Add a UIImageView to the Controller and let it expand to the size of the window. If you happen to have a status bar still showing, snip that by going to the Attributes Inspector and changing the Status Bar Simulated Metric to None.

Set the image on the UIImageView to Default.png. iOS should auto-detect if you are on the Retina Display and change the graphic for us, since one is available.


Next, drop a UITableViewController onto the Storyboard. It’s kind of ugly and it needs a title. So let’s put it in a Navigation Controller!

Do this by using the new “Embed In…” feature of Interface Builder. With the Table View selected, go to Editor menu > Embed In… > Navigation Controller. You’ll notice that a new Navigation Controller is added and automatically linked to the Table View.


Now, let’s spice it up a little bit with some color. Select the Navigation Controller, then the Navigation Bar (you have to be zoomed in to 100% level to select it) and change its tint to green (you might need to select the Table View before its Nav Bar will pick up the color change). Then select the Navigation Bar on the Table View and set its title to “Christmas Presents.”


Let’s hook up the first View Controller we made with the new Table View. Control-Drag from the first View Controller (the one with the Image View on it) to the Navigation Controller. You can also drag it to the Table View Controller but I find it easier to understand this way.

Select Modal as the Segue type, then select the newly created Segue and change its transition style to Cross Dissolve. Set the Identifier as “ChristmasTableSegue.”

We’re going to create a custom Table View cell right inside of the Storyboard, and we’re going to use the one that is already provided for us from when we dropped in the UITableViewController. Select the white box below the “Prototype Cells” header and set the height to 90px. Set the Identifier to “ChristmasListCell,” and the Accessory type to Disclosure Indicator.


Now drag a UIImageView onto the cell. Set the width and height to 90px, move it to the left corner (you’ll see all of the nice blue alignment lines appear), set the Image to “present.png”, and set the View Mode to Aspect Fit.

Then add a UILabel next to the image and set the width to 202 and the height to 90 (this should fill in nicely from the edge of the image to the Disclosure Indicator, again with the alignment lines appearing). Set the number of lines to 0 and set the font to custom, Helvetica Neue Light, size 14.

One last quick step here: add a UIBarButtonItem to the Navigation Bar on the Table View and set it to the “Add” Identifier.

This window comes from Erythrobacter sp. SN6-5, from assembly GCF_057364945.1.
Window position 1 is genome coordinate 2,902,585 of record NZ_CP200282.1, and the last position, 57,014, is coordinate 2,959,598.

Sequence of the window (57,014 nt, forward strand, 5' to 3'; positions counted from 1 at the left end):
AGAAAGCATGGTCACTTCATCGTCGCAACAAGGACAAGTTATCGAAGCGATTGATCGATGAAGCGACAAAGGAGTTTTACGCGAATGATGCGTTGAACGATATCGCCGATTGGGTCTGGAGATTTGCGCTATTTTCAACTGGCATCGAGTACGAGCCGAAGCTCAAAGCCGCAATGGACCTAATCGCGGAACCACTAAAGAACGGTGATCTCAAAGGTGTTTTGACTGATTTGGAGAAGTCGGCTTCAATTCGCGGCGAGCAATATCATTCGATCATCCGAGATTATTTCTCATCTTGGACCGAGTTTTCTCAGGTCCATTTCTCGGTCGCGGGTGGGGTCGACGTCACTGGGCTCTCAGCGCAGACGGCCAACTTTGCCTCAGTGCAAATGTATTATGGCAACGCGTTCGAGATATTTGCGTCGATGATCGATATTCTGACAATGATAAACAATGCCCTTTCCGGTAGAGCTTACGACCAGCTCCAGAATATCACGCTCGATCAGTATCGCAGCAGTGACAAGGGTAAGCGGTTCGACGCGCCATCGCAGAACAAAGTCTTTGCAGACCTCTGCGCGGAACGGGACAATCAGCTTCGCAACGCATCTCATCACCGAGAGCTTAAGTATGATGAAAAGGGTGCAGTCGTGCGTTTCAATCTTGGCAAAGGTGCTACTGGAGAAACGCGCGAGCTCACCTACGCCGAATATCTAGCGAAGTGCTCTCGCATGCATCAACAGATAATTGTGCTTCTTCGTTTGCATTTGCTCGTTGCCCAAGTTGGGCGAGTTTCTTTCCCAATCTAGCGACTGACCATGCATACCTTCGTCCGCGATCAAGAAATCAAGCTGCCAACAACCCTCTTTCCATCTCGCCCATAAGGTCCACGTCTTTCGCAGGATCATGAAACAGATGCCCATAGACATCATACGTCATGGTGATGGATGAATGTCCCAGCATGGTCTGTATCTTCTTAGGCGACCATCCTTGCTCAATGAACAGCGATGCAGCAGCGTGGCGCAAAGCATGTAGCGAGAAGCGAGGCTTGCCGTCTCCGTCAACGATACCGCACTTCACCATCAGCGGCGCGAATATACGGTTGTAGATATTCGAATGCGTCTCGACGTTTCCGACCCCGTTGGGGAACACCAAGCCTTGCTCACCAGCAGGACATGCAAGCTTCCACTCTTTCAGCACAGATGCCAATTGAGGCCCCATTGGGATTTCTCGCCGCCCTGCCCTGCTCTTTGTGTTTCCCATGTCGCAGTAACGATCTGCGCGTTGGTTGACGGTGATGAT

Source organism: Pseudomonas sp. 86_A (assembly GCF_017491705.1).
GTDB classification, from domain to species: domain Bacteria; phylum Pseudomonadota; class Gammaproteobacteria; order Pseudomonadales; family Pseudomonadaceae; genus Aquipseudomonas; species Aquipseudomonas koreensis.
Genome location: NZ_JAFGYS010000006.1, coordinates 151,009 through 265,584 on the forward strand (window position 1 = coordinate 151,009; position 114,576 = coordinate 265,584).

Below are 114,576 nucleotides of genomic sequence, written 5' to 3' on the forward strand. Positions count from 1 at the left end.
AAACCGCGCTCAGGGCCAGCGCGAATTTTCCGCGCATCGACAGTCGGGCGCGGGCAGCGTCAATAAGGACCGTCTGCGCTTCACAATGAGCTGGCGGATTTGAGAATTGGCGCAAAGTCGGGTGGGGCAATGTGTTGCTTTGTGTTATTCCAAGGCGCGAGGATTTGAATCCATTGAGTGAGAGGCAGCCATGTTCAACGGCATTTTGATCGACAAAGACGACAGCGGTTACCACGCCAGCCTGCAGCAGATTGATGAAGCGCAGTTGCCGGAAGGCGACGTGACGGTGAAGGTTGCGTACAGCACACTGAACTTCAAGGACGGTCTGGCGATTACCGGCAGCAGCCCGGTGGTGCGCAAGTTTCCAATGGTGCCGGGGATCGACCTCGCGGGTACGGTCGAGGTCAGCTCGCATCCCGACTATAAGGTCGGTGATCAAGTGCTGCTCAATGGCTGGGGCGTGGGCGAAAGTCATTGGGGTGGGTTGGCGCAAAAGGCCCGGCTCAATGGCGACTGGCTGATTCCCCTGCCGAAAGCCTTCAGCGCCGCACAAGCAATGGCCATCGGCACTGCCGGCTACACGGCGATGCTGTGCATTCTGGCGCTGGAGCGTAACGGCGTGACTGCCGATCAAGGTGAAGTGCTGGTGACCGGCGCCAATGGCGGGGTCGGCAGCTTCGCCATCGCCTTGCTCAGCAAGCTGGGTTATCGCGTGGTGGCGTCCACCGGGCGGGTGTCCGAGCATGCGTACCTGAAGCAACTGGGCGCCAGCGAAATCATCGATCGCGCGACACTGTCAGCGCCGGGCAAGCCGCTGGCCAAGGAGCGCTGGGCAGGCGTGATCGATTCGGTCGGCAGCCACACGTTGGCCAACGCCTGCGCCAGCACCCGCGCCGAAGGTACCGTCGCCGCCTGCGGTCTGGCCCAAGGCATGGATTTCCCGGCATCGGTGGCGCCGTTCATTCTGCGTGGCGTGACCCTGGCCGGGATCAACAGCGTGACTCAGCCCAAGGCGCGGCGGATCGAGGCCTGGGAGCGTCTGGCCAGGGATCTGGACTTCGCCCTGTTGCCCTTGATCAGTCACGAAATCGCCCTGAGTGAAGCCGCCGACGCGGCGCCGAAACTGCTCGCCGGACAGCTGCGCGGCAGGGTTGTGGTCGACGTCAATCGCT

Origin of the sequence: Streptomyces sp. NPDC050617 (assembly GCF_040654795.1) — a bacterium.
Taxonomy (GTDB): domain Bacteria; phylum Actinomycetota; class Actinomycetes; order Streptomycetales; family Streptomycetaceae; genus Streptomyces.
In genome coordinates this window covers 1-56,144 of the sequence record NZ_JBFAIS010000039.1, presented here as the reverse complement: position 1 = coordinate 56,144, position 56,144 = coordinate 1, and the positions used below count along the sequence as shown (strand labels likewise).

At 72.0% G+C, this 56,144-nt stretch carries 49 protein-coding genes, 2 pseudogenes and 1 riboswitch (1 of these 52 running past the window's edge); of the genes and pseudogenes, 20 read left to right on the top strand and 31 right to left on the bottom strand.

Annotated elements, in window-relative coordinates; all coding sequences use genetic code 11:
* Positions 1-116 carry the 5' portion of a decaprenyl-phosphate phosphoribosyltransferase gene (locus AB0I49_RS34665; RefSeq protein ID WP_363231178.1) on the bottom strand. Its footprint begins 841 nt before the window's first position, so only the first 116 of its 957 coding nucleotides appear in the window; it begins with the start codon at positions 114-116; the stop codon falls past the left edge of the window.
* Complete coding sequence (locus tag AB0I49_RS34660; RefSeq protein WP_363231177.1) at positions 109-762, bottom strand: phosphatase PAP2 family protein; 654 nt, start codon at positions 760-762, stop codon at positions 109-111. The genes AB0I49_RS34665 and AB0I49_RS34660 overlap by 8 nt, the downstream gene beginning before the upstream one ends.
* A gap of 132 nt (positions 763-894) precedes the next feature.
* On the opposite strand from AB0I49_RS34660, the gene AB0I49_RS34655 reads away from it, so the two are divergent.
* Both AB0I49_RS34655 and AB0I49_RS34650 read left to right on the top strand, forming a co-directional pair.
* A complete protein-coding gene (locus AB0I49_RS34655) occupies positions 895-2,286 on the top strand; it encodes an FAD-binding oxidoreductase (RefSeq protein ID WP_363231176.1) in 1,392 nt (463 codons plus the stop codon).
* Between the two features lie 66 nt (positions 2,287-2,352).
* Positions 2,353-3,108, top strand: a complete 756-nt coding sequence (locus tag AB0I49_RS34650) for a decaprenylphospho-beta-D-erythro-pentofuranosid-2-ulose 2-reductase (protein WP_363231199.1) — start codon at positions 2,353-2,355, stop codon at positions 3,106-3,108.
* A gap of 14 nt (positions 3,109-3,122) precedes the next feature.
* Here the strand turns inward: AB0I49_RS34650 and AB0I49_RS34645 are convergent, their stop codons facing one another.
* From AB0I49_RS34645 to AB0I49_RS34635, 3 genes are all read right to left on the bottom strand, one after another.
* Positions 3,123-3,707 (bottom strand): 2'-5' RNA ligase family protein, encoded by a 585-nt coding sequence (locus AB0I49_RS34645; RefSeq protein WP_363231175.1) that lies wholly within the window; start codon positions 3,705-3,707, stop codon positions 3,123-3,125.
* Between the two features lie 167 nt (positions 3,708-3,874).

Ok, take a breath. Blink a few times. We have a few more steps, and then our UI will be DONE! All thanks to the power of Storyboards!

Drag out another UITableViewController and embed it inside of a Navigation Controller, just like the last one. Set the Tint on this Controller as well. Maybe a nice festive red would fit the bill?

Next, create a Segue from the + (Add) UIBarButtonItem you added to the Christmas Presents Table and Control-Drag to the new Navigation Controller. Use a Modal action again, except leave the default Transition Style (we want it to pop up like normal). Set this segue’s Identifier to “AddChristmasPresent.”

Give the new UITableViewController a title of “New Present” and add “Cancel” and “Done” Bar Button Items.

Now, select the entire Table View, set it to Static and of type Grouped. It will give you three cells to work with, but we only need two, so delete one of the extras.

Select the first table cell, expand it to 236px, set the Identifier to NewPresentImageCell, and the Selection Style to None. Add a UIImageView to the cell, size 300×236; set the Aspect Fit and Image to “present.png.”

Select the second table cell, expand it to 156px, set the Identifier to NewPresentTextCell, and the Selection Style to None. Add a UITextView to that cell, size 300×156. Set the font to Custom, Helvetica Neue Light, size 14 here as well. Set the Return key to Done, and the default text to “Enter the details of your Christmas Present here!”


Finally, we want to view the presents that we have on the List. We want to view them in the same way that we added them, so we’ll cheat here and copy the “Add Present” Table View and reuse it as the “Present Details” Table View. To do that, click on the Table View Controller inside of the New Present Scene, and copy and paste it back into the Storyboard.


You’ll notice that it is pasted overtop of the Add Present Table View. Drag it off to its own spot and create a Segue from the Christmas Presents table cell to this view, selecting Push as the action. Set the Identifier to “ChristmasDetailsSegue.”

You should see the Table View pick up the existing Navigation Controller and color. Just a few changes needed here – remove the Cancel button, change the Done button to an Action button, change the title to “Present Details,” and uncheck “Editable” in the UITextView.

There, those are all of the changes you need to reuse the “Add Present” Table View as the “Present Details” Table View!

Lastly, hit Build and Run to make sure we didn’t break anything in the process. Of course, none of the transitions will work because we haven’t finished coding them yet, but we have the scaffolding in place!

Chris Lowe


Chris Lowe